Atlantic Charter

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The Atlantic Charter was an August 14, 1941 manifesto by the U.S. and Britain for postwar peace calling for 8 goals, especially free trade and self-determination of nations. Territorial gains from the war were renounced; it opposed territorial changes that "do not accord with the freely expressed wishes of the peoples concerned"; respected the right of all people to choose their form of government; sought the restoration of sovereignty to those nations that had been "forcibly deprived of it"; sought free access for all nations to trade and raw materials and freedom of movement on the oceans; sought international cooperation (without mention of anything like the defunct League of Nations); called for higher living standards and freedom from fear and want; sought disarmament after the war; and promised to destroy Nazi tyranny.

Public opinion across the world welcomed the Charter

U.S. President Franklin Roosevelt and British Prime Minister Winston Churchill met in Newfoundland at the Atlantic Conference August 9–12, 1941, in order to set long-term peace goals. They called for the destruction of Nazi tyranny (Germany had just declared war against the Soviet Union) but did not call for regime change. They also called on Japan to withdraw from Indochina. Britain at the time was at war with Germany; the U.S. was at peace, but was heavily engaged in supplying war materials and money to Britain and the Soviet Union.

Inter-Allied conference

On September 24, 1941, a month after the Atlantic Charter was proclaimed, an inter-allied meeting was held in St. James Palace in London. Mr. Maisky, the Soviet Ambassador to Great Britain, said :

"The Soviet was and is guided in its foreign policy by the principle of the self-determination of nations. Accordingly the Soviet defends the right of every nation to the independence and territorial integrity of its country and its right to establish such a social order as it deems opportune and necessary for the promotion of its economic and cultural prosperity."[1]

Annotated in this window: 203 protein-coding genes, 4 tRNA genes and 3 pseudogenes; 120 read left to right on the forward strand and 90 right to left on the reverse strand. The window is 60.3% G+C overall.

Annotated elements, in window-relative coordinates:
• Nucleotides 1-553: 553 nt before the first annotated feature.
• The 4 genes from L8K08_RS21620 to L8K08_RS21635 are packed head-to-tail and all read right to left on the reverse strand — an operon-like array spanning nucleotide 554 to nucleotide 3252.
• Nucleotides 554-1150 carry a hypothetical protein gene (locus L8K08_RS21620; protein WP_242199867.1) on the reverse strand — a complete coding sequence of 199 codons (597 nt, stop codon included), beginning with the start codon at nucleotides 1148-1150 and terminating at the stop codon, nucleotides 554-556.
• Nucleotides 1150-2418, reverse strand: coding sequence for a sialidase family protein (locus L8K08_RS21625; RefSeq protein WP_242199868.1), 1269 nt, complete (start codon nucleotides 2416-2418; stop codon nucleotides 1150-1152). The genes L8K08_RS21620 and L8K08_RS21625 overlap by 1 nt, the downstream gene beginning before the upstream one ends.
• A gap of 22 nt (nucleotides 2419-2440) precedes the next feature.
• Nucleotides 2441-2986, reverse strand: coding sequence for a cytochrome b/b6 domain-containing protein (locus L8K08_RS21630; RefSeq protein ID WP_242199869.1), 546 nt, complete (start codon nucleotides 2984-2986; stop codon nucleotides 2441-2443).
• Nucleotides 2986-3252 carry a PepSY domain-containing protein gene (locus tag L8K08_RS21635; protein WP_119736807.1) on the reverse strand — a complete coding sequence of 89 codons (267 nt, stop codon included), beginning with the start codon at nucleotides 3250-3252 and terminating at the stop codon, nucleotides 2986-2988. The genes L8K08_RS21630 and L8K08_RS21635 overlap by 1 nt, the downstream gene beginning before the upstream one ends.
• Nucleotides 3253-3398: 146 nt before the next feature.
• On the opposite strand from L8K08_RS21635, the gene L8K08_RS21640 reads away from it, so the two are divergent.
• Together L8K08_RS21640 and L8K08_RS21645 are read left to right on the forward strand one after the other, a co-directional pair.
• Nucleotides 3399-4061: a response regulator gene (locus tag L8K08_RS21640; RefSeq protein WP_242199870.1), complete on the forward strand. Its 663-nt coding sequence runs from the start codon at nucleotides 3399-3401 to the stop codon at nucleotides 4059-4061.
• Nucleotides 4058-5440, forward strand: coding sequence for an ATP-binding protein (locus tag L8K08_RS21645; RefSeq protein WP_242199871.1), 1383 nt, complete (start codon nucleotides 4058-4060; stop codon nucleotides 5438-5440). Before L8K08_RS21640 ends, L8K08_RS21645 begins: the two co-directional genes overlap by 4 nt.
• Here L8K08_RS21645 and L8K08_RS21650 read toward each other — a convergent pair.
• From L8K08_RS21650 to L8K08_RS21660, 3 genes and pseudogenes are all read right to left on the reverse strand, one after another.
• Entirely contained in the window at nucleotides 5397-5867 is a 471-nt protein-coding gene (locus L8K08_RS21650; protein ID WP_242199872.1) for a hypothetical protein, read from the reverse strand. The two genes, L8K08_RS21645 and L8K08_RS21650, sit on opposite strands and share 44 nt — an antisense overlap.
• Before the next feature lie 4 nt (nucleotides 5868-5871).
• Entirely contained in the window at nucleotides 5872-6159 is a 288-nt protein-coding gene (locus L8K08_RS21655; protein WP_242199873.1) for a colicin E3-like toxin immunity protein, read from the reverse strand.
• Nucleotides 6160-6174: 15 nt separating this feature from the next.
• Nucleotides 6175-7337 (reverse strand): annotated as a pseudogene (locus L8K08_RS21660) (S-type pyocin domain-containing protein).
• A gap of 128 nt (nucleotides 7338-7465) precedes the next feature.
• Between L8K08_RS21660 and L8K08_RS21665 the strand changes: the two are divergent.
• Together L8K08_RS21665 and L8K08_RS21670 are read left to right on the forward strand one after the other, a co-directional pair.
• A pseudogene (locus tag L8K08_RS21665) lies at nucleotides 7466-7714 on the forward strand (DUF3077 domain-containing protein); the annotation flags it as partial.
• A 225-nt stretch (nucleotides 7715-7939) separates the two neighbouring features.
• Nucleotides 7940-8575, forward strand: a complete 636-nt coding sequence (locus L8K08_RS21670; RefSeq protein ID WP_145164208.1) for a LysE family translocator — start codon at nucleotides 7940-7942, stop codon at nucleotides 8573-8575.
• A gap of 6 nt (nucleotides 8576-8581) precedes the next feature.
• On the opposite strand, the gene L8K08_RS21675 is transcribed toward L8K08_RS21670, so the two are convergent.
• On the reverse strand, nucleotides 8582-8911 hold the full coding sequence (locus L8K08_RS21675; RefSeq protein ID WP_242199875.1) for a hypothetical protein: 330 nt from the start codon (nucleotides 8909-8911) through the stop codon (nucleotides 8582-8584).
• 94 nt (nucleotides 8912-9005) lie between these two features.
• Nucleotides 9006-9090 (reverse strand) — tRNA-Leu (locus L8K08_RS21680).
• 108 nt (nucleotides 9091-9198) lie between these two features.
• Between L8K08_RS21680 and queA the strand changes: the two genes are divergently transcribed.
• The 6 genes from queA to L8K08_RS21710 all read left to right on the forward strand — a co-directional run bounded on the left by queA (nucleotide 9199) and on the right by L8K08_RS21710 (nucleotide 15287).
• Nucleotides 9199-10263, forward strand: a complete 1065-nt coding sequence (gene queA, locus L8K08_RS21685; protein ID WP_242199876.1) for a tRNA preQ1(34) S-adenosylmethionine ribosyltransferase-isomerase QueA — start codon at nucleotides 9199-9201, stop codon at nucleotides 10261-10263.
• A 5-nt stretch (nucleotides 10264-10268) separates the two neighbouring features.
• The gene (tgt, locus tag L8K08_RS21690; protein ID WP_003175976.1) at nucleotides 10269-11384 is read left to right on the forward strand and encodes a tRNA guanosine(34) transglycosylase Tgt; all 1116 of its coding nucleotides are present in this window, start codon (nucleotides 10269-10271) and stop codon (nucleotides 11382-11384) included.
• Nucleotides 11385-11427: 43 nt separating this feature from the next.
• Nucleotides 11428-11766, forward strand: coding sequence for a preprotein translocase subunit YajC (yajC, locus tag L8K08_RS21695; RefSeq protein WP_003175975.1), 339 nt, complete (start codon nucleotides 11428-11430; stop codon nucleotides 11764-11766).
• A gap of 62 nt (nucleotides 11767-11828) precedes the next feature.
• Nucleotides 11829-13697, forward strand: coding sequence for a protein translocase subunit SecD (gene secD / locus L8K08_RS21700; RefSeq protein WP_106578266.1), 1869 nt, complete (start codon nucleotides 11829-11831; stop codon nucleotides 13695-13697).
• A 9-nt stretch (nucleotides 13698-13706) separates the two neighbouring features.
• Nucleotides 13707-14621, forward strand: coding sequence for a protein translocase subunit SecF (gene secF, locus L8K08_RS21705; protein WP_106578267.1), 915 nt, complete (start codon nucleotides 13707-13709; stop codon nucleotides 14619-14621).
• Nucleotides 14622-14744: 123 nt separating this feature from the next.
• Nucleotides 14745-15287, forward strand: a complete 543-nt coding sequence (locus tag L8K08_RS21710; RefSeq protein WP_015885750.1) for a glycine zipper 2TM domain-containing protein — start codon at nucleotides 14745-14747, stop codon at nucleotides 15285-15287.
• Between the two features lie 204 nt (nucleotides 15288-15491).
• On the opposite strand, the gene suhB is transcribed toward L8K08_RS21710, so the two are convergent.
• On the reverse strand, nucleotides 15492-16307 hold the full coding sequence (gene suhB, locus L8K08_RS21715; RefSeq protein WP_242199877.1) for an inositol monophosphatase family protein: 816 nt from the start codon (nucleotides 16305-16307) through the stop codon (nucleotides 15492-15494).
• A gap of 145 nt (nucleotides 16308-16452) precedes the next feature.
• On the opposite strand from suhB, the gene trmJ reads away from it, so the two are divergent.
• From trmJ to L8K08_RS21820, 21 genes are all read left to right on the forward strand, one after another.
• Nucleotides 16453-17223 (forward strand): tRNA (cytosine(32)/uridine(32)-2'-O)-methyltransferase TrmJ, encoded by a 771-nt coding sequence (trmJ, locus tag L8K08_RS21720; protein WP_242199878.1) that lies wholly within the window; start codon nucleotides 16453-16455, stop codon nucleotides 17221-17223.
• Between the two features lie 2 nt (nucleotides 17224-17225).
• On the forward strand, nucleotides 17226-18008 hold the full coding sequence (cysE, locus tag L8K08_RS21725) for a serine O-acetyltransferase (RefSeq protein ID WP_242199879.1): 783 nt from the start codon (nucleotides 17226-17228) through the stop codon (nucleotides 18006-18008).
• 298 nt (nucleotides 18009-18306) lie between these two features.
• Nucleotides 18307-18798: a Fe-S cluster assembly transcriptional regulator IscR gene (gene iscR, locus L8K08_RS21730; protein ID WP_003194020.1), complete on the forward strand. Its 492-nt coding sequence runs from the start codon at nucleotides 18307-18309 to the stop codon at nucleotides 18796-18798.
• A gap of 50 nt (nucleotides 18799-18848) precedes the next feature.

The Soviet Union soon endorsed the Atlantic Charter. This was two years and one week after the Soviet Union violated the territorial integrity of Poland and the Baltic states under the Communazi pact, less than two years after the Soviet Union's expulsion from the League of Nations for violating the territorial integrity of Finland,[2] and seven years after the Soviet invasion of the Chinese province of Sinkiang [3]

The alliance was indeed formed four months later, after Pearl Harbor.

Leaders in exile of the Baltic States who were attacked by the Soviet Union interpreted the Atlantic Charter as a guaranty of the restoration of their independence after the war. Nationalists in the British colonies in Africa and Asia used the terms of the Atlantic Charter, which promised to restore sovereignty and self-government to those who had been "forcibly deprived of them," to pressure the British government on the question of decolonization when the war ended.

Officially the original "Atlantic Charter" was really just a press release; it was not a treaty which would require Senate approval, nor was it signed by anyone. The vague policies it formulated echoed the Fourteen Points issued by Woodrow Wilson in 1918, and evolved into the United Nations Charter in 1945. However, there was no mention of an international organization in 1941. Even so, isolationists denounced it as too favorable to Britain, and darkly warned that there probably were secret commitments made.[4] There were no secret commitments. Public opinion in America was generally favorable, but British public opinion was disappointed that the Americans would continue to stay out of the war.

Further reading

  • Brinkley, Douglas, and David R. Facey-Crowther, eds. The Atlantic Charter (1994), articles by scholars. excerpts and text search
  • Dobson, Alan P. "Economic Diplomacy at the Atlantic Conference." Review Of International Studies 1984 10(2): 143-163.
  • Langer, William L. and S. Everett Gleason. The Undeclared War: 1940-41 (1953), pp 663–92; semi-official U.S. history
  • Wilson, Theodore A. The First Summit: Roosevelt and Churchill at Placentia Bay, 1941 (1991)


  1. The Roosevelt Myth, Flynn, 1948, Book 3, Chapter 9, Section 2, Roosevelt's Great Design and Casablanca. pg. 343 pdf.
  2. League of Nations Expulsion of the USSR, League of Nations, Official Journal December 14, 1939, p. 506 (Council Resolution); p. 540 (Assembly Resolution.)
  3. From “Yellow Russia” to the East Turkestan Republic, By Pavel Aptekar. From Aleksandr Kiyan’s Russian-language website devoted to the Red Army of Workers and Peasants, 1918-1945 (home page at http://, specifically the article Ot Zheltorossii do Vostochno-Turkestanskoi respuliki,. See also Kiangsi Soviet Republic, 1 Dec 1931 - 15 Oct 1934.
  4. Roosevelt obtained assurances from the British that they had made no secret commitments to anyone, and would not make any without consulting Roosevelt first.